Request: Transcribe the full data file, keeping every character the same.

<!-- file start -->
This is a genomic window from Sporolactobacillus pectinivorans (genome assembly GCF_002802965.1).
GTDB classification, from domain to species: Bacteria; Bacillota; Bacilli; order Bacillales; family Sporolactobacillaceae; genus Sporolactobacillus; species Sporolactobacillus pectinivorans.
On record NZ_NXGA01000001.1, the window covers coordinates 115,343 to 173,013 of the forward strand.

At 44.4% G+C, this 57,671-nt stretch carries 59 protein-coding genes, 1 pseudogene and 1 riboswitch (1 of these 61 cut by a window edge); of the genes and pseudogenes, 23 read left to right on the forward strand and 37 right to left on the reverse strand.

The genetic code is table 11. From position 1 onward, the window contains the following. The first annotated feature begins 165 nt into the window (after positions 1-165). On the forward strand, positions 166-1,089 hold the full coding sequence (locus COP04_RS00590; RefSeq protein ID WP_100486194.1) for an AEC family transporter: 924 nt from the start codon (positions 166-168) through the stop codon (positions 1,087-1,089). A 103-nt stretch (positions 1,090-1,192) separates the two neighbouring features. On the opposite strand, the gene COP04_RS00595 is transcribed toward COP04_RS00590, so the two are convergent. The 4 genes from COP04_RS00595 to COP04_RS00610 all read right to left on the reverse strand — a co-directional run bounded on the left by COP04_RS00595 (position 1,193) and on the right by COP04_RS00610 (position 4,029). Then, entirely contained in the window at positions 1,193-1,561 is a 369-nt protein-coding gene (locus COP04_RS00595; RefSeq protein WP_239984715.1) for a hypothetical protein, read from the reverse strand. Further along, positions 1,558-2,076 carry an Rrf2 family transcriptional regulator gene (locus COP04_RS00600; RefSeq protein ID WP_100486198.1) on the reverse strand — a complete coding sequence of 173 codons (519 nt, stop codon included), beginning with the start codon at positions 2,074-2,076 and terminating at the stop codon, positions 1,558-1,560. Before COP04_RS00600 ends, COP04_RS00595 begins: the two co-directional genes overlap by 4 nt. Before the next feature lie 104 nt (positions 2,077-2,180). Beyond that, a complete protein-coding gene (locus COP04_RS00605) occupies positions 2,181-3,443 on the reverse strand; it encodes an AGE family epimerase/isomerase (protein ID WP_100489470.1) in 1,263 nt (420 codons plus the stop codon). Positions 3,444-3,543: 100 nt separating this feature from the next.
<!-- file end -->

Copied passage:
This is a genomic window from Sporolactobacillus pectinivorans (genome assembly GCF_002802965.1).
GTDB classification, from domain to species: Bacteria; Bacillota; Bacilli; order Bacillales; family Sporolactobacillaceae; genus Sporolactobacillus; species Sporolactobacillus pectinivorans.
On record NZ_NXGA01000001.1, the window covers coordinates 115,343 to 173,013 of the forward strand.

At 44.4% G+C, this 57,671-nt stretch carries 59 protein-coding genes, 1 pseudogene and 1 riboswitch (1 of these 61 cut by a window edge); of the genes and pseudogenes, 23 read left to right on the forward strand and 37 right to left on the reverse strand.

The genetic code is table 11. From position 1 onward, the window contains the following. The first annotated feature begins 165 nt into the window (after positions 1-165). On the forward strand, positions 166-1,089 hold the full coding sequence (locus COP04_RS00590; RefSeq protein ID WP_100486194.1) for an AEC family transporter: 924 nt from the start codon (positions 166-168) through the stop codon (positions 1,087-1,089). A 103-nt stretch (positions 1,090-1,192) separates the two neighbouring features. On the opposite strand, the gene COP04_RS00595 is transcribed toward COP04_RS00590, so the two are convergent. The 4 genes from COP04_RS00595 to COP04_RS00610 all read right to left on the reverse strand — a co-directional run bounded on the left by COP04_RS00595 (position 1,193) and on the right by COP04_RS00610 (position 4,029). Then, entirely contained in the window at positions 1,193-1,561 is a 369-nt protein-coding gene (locus COP04_RS00595; RefSeq protein WP_239984715.1) for a hypothetical protein, read from the reverse strand. Further along, positions 1,558-2,076 carry an Rrf2 family transcriptional regulator gene (locus COP04_RS00600; RefSeq protein ID WP_100486198.1) on the reverse strand — a complete coding sequence of 173 codons (519 nt, stop codon included), beginning with the start codon at positions 2,074-2,076 and terminating at the stop codon, positions 1,558-1,560. Before COP04_RS00600 ends, COP04_RS00595 begins: the two co-directional genes overlap by 4 nt. Before the next feature lie 104 nt (positions 2,077-2,180). Beyond that, a complete protein-coding gene (locus COP04_RS00605) occupies positions 2,181-3,443 on the reverse strand; it encodes an AGE family epimerase/isomerase (protein ID WP_100489470.1) in 1,263 nt (420 codons plus the stop codon). Positions 3,444-3,543: 100 nt separating this feature from the next.